There is a phrase I grew up with. Just as I grew up in a nature like this. A phrase every person older than myself who had cause to weigh in. By way of war, or famine, or drought, or pestilence. The phrase they seemed to admire the most.
“The task at hand was completed to everyone’s satisfaction, with a great economy of means”
It would be printed like that in the more conservative papers. But it would still show up ib newsreels and announcers on all manner of radio and black and white TV.
They wouldn’t say anything. But they would look up and gaze. And smile. A little more relaxed for someone who had a lot to say.
You don’t see that alot anymore. It’s too bad. I miss it.
There was an era of fond memories for me that I experience in Kodachrome. There was no better rival to this day, the way it captured that golden hour light.
Better Homes & Gardens was always on the prowl for opportunities to get their photographers out there. They had geniuses, just like at Life. Geniuses who wanted to work. Their garden and architectual photography through the fifties and sixties have been my constant companions.
There is just something about light that is so hard to put your finger on.
Listening to the radio is an experience that has been with me since I was a child.
For me, good radio has and always will be, the original and best blogging platform. That’s when it’s presented in competent hands. And while most of the world’s great broadcasters have squandered and pissed away their culture and heritage; the national francophone radio station in Québec has been at the top of my list for over 10 years now, and always close for the last 30.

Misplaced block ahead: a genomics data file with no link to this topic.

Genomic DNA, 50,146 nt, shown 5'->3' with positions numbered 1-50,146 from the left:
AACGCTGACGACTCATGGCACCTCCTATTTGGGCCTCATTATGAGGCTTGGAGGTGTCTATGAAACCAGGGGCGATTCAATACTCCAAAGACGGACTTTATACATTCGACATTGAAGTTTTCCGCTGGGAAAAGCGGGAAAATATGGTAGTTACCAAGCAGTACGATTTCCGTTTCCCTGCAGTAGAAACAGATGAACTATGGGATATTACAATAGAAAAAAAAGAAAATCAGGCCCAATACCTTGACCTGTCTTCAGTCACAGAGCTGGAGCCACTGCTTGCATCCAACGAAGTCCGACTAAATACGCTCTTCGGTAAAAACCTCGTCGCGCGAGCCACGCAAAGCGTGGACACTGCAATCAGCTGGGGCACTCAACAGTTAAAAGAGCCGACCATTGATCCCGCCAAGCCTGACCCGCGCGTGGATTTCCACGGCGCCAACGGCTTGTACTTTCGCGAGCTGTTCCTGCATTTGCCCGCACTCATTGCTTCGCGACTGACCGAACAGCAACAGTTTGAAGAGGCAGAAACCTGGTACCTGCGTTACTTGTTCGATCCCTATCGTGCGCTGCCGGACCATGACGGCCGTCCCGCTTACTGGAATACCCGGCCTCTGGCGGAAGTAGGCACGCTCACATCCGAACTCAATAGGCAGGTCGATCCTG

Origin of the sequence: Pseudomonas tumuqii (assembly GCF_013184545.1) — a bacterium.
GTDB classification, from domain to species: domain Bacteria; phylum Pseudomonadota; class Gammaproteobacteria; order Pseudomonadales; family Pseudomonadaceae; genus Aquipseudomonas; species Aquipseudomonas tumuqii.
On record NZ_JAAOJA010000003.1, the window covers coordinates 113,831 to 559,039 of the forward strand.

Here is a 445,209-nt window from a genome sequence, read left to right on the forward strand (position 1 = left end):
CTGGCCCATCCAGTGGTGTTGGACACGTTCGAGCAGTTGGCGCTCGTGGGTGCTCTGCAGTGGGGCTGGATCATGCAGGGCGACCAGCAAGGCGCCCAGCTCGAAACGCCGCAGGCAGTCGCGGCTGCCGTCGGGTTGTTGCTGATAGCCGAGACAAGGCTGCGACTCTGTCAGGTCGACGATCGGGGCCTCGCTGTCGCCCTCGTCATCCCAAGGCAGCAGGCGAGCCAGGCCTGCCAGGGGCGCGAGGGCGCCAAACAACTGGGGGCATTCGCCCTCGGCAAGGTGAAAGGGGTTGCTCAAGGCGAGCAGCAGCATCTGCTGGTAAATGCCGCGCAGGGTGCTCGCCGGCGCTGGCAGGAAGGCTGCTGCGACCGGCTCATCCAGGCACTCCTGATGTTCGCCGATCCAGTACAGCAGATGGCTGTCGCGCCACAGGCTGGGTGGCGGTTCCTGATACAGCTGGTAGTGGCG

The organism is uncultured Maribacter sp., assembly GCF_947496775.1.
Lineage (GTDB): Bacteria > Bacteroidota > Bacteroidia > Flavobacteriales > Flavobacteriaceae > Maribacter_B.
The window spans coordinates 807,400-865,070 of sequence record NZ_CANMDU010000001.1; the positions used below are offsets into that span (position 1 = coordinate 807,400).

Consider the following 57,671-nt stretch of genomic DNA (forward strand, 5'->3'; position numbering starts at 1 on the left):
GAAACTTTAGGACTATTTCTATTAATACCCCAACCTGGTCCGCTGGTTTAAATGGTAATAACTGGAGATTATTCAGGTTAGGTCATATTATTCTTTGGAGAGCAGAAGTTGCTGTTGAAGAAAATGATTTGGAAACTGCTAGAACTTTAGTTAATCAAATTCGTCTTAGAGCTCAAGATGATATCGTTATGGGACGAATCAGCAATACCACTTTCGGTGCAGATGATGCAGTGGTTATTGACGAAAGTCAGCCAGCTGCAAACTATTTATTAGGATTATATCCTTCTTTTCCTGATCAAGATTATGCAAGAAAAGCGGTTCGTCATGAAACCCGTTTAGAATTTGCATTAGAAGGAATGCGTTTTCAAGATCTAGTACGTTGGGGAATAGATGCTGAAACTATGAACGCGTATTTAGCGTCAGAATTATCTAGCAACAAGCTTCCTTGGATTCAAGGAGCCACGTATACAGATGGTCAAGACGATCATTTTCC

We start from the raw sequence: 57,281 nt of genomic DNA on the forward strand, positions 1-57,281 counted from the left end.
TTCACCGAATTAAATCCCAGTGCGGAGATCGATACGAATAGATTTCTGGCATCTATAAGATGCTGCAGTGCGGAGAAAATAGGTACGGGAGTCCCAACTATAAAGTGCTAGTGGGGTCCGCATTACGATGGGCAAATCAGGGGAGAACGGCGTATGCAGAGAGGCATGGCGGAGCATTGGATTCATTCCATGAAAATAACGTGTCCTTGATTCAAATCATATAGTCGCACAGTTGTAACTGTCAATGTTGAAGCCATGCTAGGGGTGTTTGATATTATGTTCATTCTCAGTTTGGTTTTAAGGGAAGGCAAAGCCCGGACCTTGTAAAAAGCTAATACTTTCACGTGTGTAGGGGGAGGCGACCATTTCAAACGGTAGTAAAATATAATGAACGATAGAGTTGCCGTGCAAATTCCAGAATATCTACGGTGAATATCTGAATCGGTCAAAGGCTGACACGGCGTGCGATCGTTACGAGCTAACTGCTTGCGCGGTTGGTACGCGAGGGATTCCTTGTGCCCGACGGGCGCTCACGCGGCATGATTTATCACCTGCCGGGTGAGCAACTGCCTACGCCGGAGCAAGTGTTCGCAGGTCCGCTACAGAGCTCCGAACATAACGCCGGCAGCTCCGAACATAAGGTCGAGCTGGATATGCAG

Like most of the important cultural fabric in our daily lives, radio in Québec is always under constant threat of assimilation and negation, which is what leads me to this post today.
Tshinanu, it’s who we are – all of us. And while this song has rattled around my head for a very long time, I never really connected to it beyond the music. Re-hearing it this week made me want to look at the visuals and it was only then that I began to really understand. It’s all of us.
The last couple of weeks have given me an opportunity to look at some of the bigger questions in life and think about how I would like to address them. And while it has the potential of being a dark subject, I’m not sure I can sum it up any better than Ted Forbes does in this video. Harsh as it sounds at first, I think he manages to hit the nail squarely on the head…
We don’t turn on the radio very often any more. In fact, recently I’ve encountered quite a few people who’ve never turned on a radio ..Much less heard a song like this one.
It’s a shame actually. For a brief period, popular music managed to cut across all sorts of boundaries and brought some needed fun into an ugly world. We could do with more of this right now, but I don’t hear much music in public. It’s gone from stores, homes, buses and street along with the celebration of life it can be.
For a short time, hits like this were commonplace before music became an industry. And what’s gone missing is the genuine verve, sophistication and audacity of this music.
You might want to get outside, kick off your shoes and turn this one up ..jes sayin’.
In order to reach the foot of the city you have to find a way to mentally cross the Gardiner. And as a result, once across that line, you can rest firmly in a land of make-believe.
The downtown waterfront has been a place of dreams for as long as I can remember. The gritty socialist paintings of the 30’s. The smell of malt and sour mash and life. Boats and trains beckoning to faraway places. Goods flowing in and work being done. There was a visceral commitment to human progress and development. An unplanned vitality and exuberance even if it was ratty around the edges.